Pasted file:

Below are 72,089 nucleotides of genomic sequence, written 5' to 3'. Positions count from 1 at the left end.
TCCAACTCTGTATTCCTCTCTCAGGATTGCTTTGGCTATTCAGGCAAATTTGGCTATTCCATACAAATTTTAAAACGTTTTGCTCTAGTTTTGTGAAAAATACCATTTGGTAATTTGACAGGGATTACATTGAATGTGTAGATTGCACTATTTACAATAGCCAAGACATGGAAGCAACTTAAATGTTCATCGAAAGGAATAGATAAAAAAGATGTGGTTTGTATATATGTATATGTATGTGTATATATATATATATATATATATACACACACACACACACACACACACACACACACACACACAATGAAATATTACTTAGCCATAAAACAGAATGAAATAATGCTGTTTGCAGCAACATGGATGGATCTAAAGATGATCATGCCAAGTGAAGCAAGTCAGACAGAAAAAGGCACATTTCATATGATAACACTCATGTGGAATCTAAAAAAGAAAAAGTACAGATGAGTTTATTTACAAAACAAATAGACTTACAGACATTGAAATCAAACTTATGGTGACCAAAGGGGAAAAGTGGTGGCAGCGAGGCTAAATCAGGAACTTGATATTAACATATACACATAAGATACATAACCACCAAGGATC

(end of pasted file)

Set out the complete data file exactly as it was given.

Below are 72,089 nucleotides of genomic sequence, written 5' to 3'. Positions count from 1 at the left end.
TCCAACTCTGTATTCCTCTCTCAGGATTGCTTTGGCTATTCAGGCAAATTTGGCTATTCCATACAAATTTTAAAACGTTTTGCTCTAGTTTTGTGAAAAATACCATTTGGTAATTTGACAGGGATTACATTGAATGTGTAGATTGCACTATTTACAATAGCCAAGACATGGAAGCAACTTAAATGTTCATCGAAAGGAATAGATAAAAAAGATGTGGTTTGTATATATGTATATGTATGTGTATATATATATATATATATATATACACACACACACACACACACACACACACACACACACACAATGAAATATTACTTAGCCATAAAACAGAATGAAATAATGCTGTTTGCAGCAACATGGATGGATCTAAAGATGATCATGCCAAGTGAAGCAAGTCAGACAGAAAAAGGCACATTTCATATGATAACACTCATGTGGAATCTAAAAAAGAAAAAGTACAGATGAGTTTATTTACAAAACAAATAGACTTACAGACATTGAAATCAAACTTATGGTGACCAAAGGGGAAAAGTGGTGGCAGCGAGGCTAAATCAGGAACTTGATATTAACATATACACATAAGATACATAACCACCAAGGATC